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Janus

Two-faced Nitpicker

I'm here just to scope this place out as an alternative to goodreads and as a little bookbank in case I ever bank out of goodreads. (And did I also mention goodreads?)

 

About me: I'm a pretty lazy reviewer but big on reading so don't expect much reviewing but when reviews come, do beware of endless rambling about everything, including things unimportant like digressing on other unrelated books.

 

"Battle not with monsters, lest ye become a monster, and if you gaze into the abyss, the abyss gazes also into you"

The Iron Knight - Julie Kagawa I actually really really liked this book! At first I was rather apprehensive as I was expecting a very cheesy mushy kind of book, and I was apprehensive due to the fact that this is from Ash's POV, but it was way better than what I had originally expected.
As usual, Grimalkin, the chesire cat of a Cat Sith, does not disappoint. He is yet again, a very integral part of the story.
We then see Puck and his ever delightful wit goading Ash.
I rather like the use of how Ash repeats his name several times in the beginning to ground himself when Puck is in his 'let's-irritate-ash!' mood.
Ash did not disappoint. Well, that's an understatement. He seems so... real to us. The lengths at which he goes to, what he sacrfices, though knowing of the consequences, continues to wow me so.

This book started off after Meghan Chase became the Iron Queen in [b:Iron Queen|8685612|The Iron Queen (Iron Fey, #3)|Julie Kagawa|http://ecx.images-amazon.com/images/I/51K2Lf6y3IL._SL75_.jpg|7030253]. Ash is searching for a way to reunite with Meghan. He is accompanied by Puck to look for Grimalkin to find a way so that he can bemortal, so as to withstand iron and be with Meghan.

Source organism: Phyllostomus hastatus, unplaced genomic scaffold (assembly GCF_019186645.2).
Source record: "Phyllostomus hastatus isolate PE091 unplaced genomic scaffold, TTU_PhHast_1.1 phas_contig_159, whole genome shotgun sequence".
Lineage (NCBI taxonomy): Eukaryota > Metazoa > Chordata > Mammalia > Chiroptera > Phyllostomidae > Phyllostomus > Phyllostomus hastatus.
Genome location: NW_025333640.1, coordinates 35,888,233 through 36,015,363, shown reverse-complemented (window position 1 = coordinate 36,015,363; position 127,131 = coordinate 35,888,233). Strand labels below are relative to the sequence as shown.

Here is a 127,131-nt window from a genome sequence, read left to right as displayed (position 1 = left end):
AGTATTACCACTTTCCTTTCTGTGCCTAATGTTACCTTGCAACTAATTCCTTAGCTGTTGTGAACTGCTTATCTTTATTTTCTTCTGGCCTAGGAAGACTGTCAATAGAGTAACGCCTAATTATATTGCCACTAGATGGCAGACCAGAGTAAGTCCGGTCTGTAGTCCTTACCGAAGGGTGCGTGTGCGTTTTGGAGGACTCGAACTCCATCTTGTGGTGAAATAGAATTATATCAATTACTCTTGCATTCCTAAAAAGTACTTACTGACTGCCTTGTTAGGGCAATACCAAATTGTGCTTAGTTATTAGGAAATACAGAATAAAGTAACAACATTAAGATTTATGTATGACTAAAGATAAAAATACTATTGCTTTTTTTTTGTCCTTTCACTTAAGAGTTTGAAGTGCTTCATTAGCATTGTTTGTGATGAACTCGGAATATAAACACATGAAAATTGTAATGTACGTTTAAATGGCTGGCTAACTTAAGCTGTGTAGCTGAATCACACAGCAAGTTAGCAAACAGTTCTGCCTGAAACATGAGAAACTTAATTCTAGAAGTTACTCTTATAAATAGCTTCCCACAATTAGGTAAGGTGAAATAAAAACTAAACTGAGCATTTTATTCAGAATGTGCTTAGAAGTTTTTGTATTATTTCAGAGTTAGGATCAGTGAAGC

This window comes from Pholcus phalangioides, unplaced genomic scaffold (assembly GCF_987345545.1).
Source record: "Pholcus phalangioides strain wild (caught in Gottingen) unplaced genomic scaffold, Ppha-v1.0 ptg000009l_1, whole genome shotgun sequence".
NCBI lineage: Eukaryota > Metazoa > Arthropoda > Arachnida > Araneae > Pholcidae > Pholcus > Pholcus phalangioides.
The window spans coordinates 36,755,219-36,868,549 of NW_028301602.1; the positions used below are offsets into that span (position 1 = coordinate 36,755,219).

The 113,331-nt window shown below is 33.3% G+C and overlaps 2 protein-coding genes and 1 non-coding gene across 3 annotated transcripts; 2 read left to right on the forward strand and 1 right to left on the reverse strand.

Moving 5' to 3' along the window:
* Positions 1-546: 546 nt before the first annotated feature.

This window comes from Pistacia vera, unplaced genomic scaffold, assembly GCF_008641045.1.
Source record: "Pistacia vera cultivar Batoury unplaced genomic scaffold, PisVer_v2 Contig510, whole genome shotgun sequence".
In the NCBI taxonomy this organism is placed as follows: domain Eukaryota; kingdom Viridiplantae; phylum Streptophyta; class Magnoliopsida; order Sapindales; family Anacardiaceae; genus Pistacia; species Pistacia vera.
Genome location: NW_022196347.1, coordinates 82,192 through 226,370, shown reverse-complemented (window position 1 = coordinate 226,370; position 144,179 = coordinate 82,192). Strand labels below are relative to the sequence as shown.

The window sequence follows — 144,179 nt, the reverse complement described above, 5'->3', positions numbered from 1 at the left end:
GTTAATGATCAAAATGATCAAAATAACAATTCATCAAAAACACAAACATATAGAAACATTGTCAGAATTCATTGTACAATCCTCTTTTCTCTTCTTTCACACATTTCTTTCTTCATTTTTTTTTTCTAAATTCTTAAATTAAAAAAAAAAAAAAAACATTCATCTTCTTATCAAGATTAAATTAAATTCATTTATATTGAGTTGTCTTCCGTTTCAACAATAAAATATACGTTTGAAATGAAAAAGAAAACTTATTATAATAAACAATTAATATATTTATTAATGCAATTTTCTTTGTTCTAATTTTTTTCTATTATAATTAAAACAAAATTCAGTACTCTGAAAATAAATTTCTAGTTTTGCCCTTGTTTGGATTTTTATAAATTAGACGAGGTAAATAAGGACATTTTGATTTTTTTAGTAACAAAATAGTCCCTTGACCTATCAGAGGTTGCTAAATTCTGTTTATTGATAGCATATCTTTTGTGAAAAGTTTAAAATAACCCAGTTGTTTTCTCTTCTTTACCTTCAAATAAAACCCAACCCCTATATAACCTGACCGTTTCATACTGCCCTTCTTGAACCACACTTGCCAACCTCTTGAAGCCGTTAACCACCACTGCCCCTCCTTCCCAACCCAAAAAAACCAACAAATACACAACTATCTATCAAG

I was especially shocked midway through the book, when a character I never really expected to do so, showed up. Come to think of it, I almost forgotten about that-certain-person-I-would-not-mention! (almost.) Jlie Kagawa made the transitions between scenes smooth, and the pace was wonderful.
We constantly see the hardships that Ash and his company have to endure, in order to fufil his quest for mortality.

The part that impressed me the most was when Ash was tested. It showed me how everything has its repercussions. Your past, what you choose to do now, what is to come. It's not just all I want to be human! and with the wave of my wand kind of thing. I enjoyed it when Ash learns what it is to be mortal. That part of the book was the most imprssive, albeit a little short. The third one made me really emotional (I don't usually get emotional when reading), and my heart was breaking for Ash. The way it seemed so surreal, like as if on television, the way it made us feel not grounded, was that oart that hit the jackpot. It is a feat for an author to utilise that kind of writing to their advantage, and making the story seem, in contrast, much more interesting and vibrant. But ultimately Ash does make his choice (of course not without a price to pay) and, again I say, it does not disappoint.

This is by far, the best book in the sereis.
Don't think of reading it. READ IT.